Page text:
I agree that there should be no problem with having banks back at where they were in 2007. But, I think the path from here to there might include this technical contractionary reaction from the banks. If, along with a negative IOR, the Fed left enough extra money in the economy to create some inflation, that would be fine, but I’m afraid that there would be this proportional contractionary side-effect of reducing at-risk credit, which I presume would cause a contraction in real economic activity.

    Maybe it’s not an issue if the banks would be able to simply issue more equity. But, I think they would have to do something in order to maintain their current level of at-risk credit in the face of declining ER.

  44. Gravatar of flow5 flow5
    9. April 2014 at 08:45

    Only excess balance accounts are remunerated. And currently, c. 85% of the CB’s required reserves are satisfied thru applied vault cash.

  45. Gravatar of flow5 flow5
    9. April 2014 at 08:50

    Since the early 60’s (start of interest rate deregulation), the CBs began to pay (interest to depositors), for what they already own (their deposit liabilities). I.e., the CBs began to buy their liquidity as opposed to storing their liquidity.

    The remuneration rate’s or policy target rate’s valuation (vis a vis the non-bank’s), inverted the short-end segment of the wholesale money market funding rates for the non-banks (intermediaries between savers & borrowers). I.e., dis-intermediation hasn’t applied to the CBs since the Great-Depression. The CBs could continue to lend even if the non-bank public ceased to save altogether.

    The wholesale funding market for the non-banks (which was formally a function of small saver’s indirect investment, before direct investment was made more profitable by Congress), was an accident waiting to happen as soon as liquidity dried up (or as soon as Bankrupt you Bernanke tightened credit in Feb 2006).

    The Fed’s policy to pay interest on excess reserve balances, prevented the rollover of the NB’s highly liquid wholesale funding, i.e., extremely short-term (day-to-day), funding, from e.g., commercial paper & repurchase agreements. Initially, this destroyed non-bank lending/investing. I.e., the Fed paid the commercial banks not to lend, and forced the supposedly TBTF banks to reliquify (to increase their liquidity & capital ratios).

    As AD rebalances between NB & CB credit extension, the BOG’s & FOMC’s credit control device (the remuneration rate), will have to be adjusted. This will perhaps again, change the weighting or equilibrium (or “crowding out”), of lending/investing from the macro-economic savings-investment model.

  46. Gravatar of flow5 flow5
    9. April 2014 at 09:18

    “Each bank would try to keep its retail depositors (because they are stable funding”

    Depositors don’t fund anything. Whenever a CB makes a loan to or buys securities from the non-bank public, it creates new money.

  47. Gravatar of Scott Sumner Scott Sumner
    9. April 2014 at 13:43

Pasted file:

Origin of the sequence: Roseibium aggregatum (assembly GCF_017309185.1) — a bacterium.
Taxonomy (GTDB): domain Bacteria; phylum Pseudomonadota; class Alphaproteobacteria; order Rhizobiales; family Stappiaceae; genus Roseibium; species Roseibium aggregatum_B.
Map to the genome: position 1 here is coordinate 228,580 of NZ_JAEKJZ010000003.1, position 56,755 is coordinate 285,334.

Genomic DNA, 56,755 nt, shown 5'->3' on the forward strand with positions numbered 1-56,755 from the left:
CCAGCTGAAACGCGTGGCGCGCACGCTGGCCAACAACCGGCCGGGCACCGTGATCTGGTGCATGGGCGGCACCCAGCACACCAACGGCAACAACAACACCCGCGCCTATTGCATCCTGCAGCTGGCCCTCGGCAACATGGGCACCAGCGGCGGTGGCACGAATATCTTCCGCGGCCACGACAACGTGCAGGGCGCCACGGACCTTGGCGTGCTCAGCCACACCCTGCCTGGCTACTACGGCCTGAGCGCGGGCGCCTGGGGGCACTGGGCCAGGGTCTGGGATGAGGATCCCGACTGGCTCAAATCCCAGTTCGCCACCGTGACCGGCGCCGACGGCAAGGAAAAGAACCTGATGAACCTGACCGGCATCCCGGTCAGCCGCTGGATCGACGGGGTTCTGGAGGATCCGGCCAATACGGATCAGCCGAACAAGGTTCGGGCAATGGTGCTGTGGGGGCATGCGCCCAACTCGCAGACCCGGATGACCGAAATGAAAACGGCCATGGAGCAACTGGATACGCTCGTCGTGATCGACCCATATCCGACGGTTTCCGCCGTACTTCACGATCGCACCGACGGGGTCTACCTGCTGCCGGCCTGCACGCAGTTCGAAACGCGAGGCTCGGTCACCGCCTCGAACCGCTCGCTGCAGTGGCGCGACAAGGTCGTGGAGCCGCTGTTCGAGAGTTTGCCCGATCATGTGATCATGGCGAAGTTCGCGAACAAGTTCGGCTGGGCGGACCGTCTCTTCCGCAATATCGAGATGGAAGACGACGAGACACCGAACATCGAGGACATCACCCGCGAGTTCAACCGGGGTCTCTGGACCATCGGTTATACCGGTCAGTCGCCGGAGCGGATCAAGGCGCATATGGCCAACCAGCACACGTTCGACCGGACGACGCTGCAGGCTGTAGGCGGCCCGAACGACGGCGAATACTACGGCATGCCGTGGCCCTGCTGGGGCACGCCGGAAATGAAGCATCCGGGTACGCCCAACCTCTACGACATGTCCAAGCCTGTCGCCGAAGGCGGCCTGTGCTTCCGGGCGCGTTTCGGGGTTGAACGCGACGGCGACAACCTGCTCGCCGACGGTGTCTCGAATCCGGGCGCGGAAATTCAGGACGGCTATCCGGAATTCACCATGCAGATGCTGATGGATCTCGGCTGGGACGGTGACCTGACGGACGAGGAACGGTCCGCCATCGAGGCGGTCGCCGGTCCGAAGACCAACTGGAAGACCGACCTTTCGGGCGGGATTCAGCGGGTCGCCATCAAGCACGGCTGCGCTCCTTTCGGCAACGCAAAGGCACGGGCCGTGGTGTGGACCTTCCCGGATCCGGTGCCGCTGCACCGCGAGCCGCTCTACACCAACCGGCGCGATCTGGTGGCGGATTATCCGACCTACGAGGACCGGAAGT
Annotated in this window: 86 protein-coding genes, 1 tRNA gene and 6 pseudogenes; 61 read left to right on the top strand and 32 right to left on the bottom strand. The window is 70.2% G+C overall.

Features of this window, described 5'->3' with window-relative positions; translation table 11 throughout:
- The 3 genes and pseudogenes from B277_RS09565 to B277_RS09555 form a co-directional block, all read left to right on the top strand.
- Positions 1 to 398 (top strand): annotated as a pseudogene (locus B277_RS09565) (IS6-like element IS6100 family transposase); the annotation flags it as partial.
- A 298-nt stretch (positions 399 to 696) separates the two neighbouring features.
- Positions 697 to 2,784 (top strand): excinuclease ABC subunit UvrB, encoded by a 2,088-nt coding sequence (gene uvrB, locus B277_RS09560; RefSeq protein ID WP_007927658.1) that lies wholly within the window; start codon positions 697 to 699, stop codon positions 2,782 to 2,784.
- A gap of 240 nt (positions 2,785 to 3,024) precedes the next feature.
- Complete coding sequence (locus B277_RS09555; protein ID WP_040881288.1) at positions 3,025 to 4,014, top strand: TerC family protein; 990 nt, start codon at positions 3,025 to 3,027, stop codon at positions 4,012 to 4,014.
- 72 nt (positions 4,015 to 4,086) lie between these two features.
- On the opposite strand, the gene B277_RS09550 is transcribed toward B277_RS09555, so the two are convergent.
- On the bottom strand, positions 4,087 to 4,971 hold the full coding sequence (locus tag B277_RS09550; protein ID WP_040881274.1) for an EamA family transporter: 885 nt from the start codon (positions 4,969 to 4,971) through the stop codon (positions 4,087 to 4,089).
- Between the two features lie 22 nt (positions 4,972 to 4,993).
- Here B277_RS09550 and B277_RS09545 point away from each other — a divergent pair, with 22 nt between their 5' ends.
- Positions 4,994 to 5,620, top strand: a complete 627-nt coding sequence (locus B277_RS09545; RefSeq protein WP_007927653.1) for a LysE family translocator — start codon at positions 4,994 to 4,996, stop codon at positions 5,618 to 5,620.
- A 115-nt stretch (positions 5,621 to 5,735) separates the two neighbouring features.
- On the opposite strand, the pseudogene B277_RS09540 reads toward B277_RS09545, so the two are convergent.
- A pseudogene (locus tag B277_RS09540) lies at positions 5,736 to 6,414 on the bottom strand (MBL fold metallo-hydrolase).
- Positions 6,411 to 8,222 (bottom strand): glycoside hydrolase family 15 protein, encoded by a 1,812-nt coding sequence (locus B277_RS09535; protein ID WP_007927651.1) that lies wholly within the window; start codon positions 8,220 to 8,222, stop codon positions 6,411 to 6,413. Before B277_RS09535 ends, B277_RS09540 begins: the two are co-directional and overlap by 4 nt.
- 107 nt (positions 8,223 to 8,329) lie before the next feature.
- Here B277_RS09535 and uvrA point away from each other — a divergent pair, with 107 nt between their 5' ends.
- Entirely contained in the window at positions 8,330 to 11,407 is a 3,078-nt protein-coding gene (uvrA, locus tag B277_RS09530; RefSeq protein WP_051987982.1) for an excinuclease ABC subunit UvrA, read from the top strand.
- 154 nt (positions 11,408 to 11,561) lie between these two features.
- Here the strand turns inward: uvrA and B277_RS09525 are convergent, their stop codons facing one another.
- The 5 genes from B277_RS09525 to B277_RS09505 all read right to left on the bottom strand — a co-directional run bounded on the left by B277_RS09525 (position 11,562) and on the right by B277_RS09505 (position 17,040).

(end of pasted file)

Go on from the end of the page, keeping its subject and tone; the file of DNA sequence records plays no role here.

Kevin, Now you seem to be worried about the impact on NGDP, not just risk. But surely the net effect on NGDP would be positive, as the Fed would be signalling a strong determination to boost NGDP. So that’s the least of my worries. What I find harder to address is the fear that even if NGDP was on target there would be a suboptimal amount of risk taking.

  48. Gravatar of flow5 flow5
    10. April 2014 at 06:41

    “The only way the banking system as a whole can diminish its holdings of ERs is by converting them to physical cash”

    IBDDs can be converted into Euros, Yen, Yuan, etc. Go fish Frances.

    And “Banks like retail deposits as funding because of their stability”.

    This is a pseudo-economic relationship (& a micro one at that). Pseudo-economists have long tried to relate the volume of deposit liabilities to the volume of a bank’s assets. But both assets & liabilities come into being simultaneously. Again, go fish.

  49. Gravatar of flow5 flow5
    10. April 2014 at 07:04

    “If you set IOR at a rate slightly above the T-bill yield, then the demand for base money rises dramatically, which is highly deflationary”

    No different than an “administered” price increase (like OPEC’s in the 70’s). But the money stock can never be managed by any attempt to control the cost of credit.

  50. Gravatar of flow5 flow5
    10. April 2014 at 07:27

    “What the Fed got wrong?” Go fish.

    Roc’s in MVt = roc’s in aggregate monetary purchasing power [AD] – (but AD is not equal to nominal-gDp).

    CB lending expands both M & Vt (creates new money). NB lending forces the turnover of existing money, or increases the transactions velocity of existing money – Vt. I.e., NB lending/investing is a utilization of existing savings. Otherwise, CB held monetary savings are impounded within the commercial banking system.

    The S&L crisis was a logic error (the Keynesian macro-economic persuasion that maintains a CB is also a financial intermediary – i.e., a conduit between savers & borrowers). NBs do not compete with the CBs for savings (the source of all time/savings deposits to the CB system are other bank deposits, directly or indirectly via the currency route (& only temporarily), or thru the CB’s undivided profits accounts (e.g., increased bank capital requirements).